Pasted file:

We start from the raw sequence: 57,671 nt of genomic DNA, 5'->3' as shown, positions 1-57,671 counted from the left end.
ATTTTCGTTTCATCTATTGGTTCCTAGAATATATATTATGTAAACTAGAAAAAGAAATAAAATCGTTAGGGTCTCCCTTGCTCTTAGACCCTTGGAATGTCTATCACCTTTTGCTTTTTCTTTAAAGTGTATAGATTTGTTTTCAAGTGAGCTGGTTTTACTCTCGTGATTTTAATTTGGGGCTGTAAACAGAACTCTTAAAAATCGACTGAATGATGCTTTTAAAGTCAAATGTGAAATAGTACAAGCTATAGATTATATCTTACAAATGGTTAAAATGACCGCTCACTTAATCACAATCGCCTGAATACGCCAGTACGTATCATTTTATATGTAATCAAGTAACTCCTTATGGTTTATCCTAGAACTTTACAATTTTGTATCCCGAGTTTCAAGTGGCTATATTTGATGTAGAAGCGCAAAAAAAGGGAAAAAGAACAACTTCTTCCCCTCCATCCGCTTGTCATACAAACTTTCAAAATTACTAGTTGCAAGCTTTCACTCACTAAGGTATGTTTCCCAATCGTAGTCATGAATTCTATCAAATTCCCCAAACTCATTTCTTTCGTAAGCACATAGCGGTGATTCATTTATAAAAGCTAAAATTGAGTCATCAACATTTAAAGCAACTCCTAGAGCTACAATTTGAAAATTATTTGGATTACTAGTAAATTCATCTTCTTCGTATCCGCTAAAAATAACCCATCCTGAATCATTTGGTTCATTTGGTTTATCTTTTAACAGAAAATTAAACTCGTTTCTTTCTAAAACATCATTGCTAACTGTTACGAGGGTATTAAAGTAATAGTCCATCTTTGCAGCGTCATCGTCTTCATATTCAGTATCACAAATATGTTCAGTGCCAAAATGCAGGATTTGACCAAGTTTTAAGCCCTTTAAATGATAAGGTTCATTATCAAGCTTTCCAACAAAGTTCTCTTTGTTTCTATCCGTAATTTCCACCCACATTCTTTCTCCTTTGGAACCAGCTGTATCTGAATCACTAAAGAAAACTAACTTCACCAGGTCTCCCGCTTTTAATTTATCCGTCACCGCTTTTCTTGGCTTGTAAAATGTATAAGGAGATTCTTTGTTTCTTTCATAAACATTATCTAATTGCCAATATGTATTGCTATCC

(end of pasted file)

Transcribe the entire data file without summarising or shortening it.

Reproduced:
We start from the raw sequence: 57,671 nt of genomic DNA, 5'->3' as shown, positions 1-57,671 counted from the left end.
ATTTTCGTTTCATCTATTGGTTCCTAGAATATATATTATGTAAACTAGAAAAAGAAATAAAATCGTTAGGGTCTCCCTTGCTCTTAGACCCTTGGAATGTCTATCACCTTTTGCTTTTTCTTTAAAGTGTATAGATTTGTTTTCAAGTGAGCTGGTTTTACTCTCGTGATTTTAATTTGGGGCTGTAAACAGAACTCTTAAAAATCGACTGAATGATGCTTTTAAAGTCAAATGTGAAATAGTACAAGCTATAGATTATATCTTACAAATGGTTAAAATGACCGCTCACTTAATCACAATCGCCTGAATACGCCAGTACGTATCATTTTATATGTAATCAAGTAACTCCTTATGGTTTATCCTAGAACTTTACAATTTTGTATCCCGAGTTTCAAGTGGCTATATTTGATGTAGAAGCGCAAAAAAAGGGAAAAAGAACAACTTCTTCCCCTCCATCCGCTTGTCATACAAACTTTCAAAATTACTAGTTGCAAGCTTTCACTCACTAAGGTATGTTTCCCAATCGTAGTCATGAATTCTATCAAATTCCCCAAACTCATTTCTTTCGTAAGCACATAGCGGTGATTCATTTATAAAAGCTAAAATTGAGTCATCAACATTTAAAGCAACTCCTAGAGCTACAATTTGAAAATTATTTGGATTACTAGTAAATTCATCTTCTTCGTATCCGCTAAAAATAACCCATCCTGAATCATTTGGTTCATTTGGTTTATCTTTTAACAGAAAATTAAACTCGTTTCTTTCTAAAACATCATTGCTAACTGTTACGAGGGTATTAAAGTAATAGTCCATCTTTGCAGCGTCATCGTCTTCATATTCAGTATCACAAATATGTTCAGTGCCAAAATGCAGGATTTGACCAAGTTTTAAGCCCTTTAAATGATAAGGTTCATTATCAAGCTTTCCAACAAAGTTCTCTTTGTTTCTATCCGTAATTTCCACCCACATTCTTTCTCCTTTGGAACCAGCTGTATCTGAATCACTAAAGAAAACTAACTTCACCAGGTCTCCCGCTTTTAATTTATCCGTCACCGCTTTTCTTGGCTTGTAAAATGTATAAGGAGATTCTTTGTTTCTTTCATAAACATTATCTAATTGCCAATATGTATTGCTATCC